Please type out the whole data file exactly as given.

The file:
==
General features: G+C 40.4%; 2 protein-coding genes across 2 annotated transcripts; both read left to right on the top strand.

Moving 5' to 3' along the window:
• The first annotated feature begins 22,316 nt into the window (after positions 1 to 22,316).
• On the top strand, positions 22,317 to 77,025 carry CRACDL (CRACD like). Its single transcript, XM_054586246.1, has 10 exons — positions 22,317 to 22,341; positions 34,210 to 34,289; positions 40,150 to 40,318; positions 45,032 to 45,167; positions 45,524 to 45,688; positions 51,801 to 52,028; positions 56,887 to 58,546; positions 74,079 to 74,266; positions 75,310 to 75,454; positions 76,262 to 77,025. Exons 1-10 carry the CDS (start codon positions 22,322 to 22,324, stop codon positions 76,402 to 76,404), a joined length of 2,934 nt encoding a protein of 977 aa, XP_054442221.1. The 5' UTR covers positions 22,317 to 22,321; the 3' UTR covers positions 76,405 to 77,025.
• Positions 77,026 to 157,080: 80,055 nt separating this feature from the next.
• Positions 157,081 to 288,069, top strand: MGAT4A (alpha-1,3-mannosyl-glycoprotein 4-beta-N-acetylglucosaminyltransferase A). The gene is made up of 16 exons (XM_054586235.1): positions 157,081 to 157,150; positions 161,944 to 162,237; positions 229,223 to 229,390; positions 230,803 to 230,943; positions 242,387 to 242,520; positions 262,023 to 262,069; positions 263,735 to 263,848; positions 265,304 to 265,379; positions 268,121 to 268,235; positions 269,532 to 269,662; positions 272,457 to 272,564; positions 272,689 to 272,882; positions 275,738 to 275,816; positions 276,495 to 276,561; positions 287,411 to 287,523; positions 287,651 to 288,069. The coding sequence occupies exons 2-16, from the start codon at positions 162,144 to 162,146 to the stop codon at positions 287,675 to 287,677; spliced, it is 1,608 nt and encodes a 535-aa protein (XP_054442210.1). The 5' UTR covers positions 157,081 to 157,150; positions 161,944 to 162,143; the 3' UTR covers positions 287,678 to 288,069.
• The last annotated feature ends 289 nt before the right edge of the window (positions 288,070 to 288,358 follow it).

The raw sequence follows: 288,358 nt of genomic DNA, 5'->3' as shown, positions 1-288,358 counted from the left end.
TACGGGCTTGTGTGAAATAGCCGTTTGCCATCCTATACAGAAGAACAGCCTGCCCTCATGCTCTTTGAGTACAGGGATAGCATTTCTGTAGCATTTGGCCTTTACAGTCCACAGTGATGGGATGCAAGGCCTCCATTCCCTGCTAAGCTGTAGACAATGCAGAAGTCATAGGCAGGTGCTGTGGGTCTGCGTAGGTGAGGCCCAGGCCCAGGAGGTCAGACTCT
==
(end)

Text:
General features: G+C 40.4%; 2 protein-coding genes across 2 annotated transcripts; both read left to right on the top strand.

Moving 5' to 3' along the window:
• The first annotated feature begins 22,316 nt into the window (after positions 1 to 22,316).
• On the top strand, positions 22,317 to 77,025 carry CRACDL (CRACD like). Its single transcript, XM_054586246.1, has 10 exons — positions 22,317 to 22,341; positions 34,210 to 34,289; positions 40,150 to 40,318; positions 45,032 to 45,167; positions 45,524 to 45,688; positions 51,801 to 52,028; positions 56,887 to 58,546; positions 74,079 to 74,266; positions 75,310 to 75,454; positions 76,262 to 77,025. Exons 1-10 carry the CDS (start codon positions 22,322 to 22,324, stop codon positions 76,402 to 76,404), a joined length of 2,934 nt encoding a protein of 977 aa, XP_054442221.1. The 5' UTR covers positions 22,317 to 22,321; the 3' UTR covers positions 76,405 to 77,025.
• Positions 77,026 to 157,080: 80,055 nt separating this feature from the next.
• Positions 157,081 to 288,069, top strand: MGAT4A (alpha-1,3-mannosyl-glycoprotein 4-beta-N-acetylglucosaminyltransferase A). The gene is made up of 16 exons (XM_054586235.1): positions 157,081 to 157,150; positions 161,944 to 162,237; positions 229,223 to 229,390; positions 230,803 to 230,943; positions 242,387 to 242,520; positions 262,023 to 262,069; positions 263,735 to 263,848; positions 265,304 to 265,379; positions 268,121 to 268,235; positions 269,532 to 269,662; positions 272,457 to 272,564; positions 272,689 to 272,882; positions 275,738 to 275,816; positions 276,495 to 276,561; positions 287,411 to 287,523; positions 287,651 to 288,069. The coding sequence occupies exons 2-16, from the start codon at positions 162,144 to 162,146 to the stop codon at positions 287,675 to 287,677; spliced, it is 1,608 nt and encodes a 535-aa protein (XP_054442210.1). The 5' UTR covers positions 157,081 to 157,150; positions 161,944 to 162,143; the 3' UTR covers positions 287,678 to 288,069.
• The last annotated feature ends 289 nt before the right edge of the window (positions 288,070 to 288,358 follow it).

The raw sequence follows: 288,358 nt of genomic DNA, 5'->3' as shown, positions 1-288,358 counted from the left end.
TACGGGCTTGTGTGAAATAGCCGTTTGCCATCCTATACAGAAGAACAGCCTGCCCTCATGCTCTTTGAGTACAGGGATAGCATTTCTGTAGCATTTGGCCTTTACAGTCCACAGTGATGGGATGCAAGGCCTCCATTCCCTGCTAAGCTGTAGACAATGCAGAAGTCATAGGCAGGTGCTGTGGGTCTGCGTAGGTGAGGCCCAGGCCCAGGAGGTCAGACTCT